If we say that schools are meant to provide intellectual development, then we only mean a narrow band of intellectual development. Schooling is dominated by what Sir Ken Robinson calls logico-deductive reasoning and memorization of an agreed-to body of knowledge. These two skills he calls “academic intelligence.” They are the skills that dominate our schools and are the ones which monopolize our standardized ways of testing if children are learning. While we may agree with Sir Robinson, that academic intelligence is a very important part of intelligence, we should also agree with him that it is not the end-all and be-all of intelligence.
There are lots of other types of intelligence. Unfortunately, these alternate forms of intelligence are given short shift by schools and valued far less than academic intelligence. Ponder for a moment what happens in school to kids who are really good at inter-personal intelligence. These are the ones who can talk to anybody and engage then in deep dialogue. We punish those children for disrupting class. The children with high levels of intra-personal intelligence (our deep ponders) most often quietly slip through the cracks and fail.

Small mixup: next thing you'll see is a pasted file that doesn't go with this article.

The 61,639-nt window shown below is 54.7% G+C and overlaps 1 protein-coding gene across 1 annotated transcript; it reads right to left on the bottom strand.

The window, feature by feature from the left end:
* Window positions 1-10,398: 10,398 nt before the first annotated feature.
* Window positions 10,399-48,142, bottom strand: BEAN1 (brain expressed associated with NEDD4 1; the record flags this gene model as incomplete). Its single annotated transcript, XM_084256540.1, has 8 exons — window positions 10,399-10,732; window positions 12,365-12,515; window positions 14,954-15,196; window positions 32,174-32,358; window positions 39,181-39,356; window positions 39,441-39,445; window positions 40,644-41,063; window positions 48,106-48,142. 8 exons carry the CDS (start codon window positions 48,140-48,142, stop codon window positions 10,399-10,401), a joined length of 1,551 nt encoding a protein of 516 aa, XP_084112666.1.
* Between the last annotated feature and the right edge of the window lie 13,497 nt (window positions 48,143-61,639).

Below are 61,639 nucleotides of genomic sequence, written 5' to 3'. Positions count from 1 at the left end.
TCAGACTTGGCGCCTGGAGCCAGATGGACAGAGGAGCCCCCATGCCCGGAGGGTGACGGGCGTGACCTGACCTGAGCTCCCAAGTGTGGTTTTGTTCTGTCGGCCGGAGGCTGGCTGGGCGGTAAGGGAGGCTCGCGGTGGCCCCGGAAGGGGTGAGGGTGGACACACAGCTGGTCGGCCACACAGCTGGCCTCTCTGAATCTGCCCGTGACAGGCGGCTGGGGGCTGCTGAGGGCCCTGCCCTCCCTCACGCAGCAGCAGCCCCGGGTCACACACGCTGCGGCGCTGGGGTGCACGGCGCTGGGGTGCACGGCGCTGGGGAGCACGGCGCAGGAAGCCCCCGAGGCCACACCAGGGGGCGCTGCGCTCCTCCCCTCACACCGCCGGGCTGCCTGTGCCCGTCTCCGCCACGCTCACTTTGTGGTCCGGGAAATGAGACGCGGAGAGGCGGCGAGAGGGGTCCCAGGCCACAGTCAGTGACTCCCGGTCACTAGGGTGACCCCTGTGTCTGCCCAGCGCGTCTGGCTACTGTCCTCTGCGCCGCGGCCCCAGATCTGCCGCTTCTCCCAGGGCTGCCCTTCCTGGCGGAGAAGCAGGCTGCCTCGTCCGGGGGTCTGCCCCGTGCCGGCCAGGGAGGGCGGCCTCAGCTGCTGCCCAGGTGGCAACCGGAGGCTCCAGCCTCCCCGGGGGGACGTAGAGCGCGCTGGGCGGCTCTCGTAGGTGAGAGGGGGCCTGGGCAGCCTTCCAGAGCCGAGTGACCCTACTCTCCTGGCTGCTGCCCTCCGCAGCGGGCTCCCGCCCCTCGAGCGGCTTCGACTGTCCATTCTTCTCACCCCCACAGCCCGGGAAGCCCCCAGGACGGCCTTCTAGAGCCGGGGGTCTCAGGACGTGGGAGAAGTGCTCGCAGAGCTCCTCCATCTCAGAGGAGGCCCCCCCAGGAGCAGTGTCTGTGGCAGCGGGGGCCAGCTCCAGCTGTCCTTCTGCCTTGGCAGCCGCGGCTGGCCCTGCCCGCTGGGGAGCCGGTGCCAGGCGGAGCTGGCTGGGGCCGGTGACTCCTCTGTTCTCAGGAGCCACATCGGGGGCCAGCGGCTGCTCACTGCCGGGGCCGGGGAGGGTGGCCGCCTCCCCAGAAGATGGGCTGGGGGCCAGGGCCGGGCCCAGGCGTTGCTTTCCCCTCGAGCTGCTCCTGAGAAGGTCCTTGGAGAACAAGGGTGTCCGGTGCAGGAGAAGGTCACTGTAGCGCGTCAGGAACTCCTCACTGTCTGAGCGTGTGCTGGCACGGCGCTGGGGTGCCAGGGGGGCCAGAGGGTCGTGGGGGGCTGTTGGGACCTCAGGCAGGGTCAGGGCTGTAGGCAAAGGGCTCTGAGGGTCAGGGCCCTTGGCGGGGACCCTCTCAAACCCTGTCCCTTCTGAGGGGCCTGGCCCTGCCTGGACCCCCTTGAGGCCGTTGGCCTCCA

Physical intelligence may get celebrated at Friday night’s game, and this kind of intelligence may be highly honored in the social pecking systems of students, but if the athlete isn’t maintaining a “C” average in academic intelligence, then she is ineligible for the team. Frankly, we teachers will say, “What’s the purpose of school anyway? Athletics are extra-curricular.” “Extra-curricular” is a great word for the way physical, musical, and artistic intelligence are both honored by schools and relegated to second-class status. Sure, we think these talents are great, but we don’t think kids should focus on them to the detriment of academic or “real” skills that will help them get a job one day. Art, music, sports; these are extras.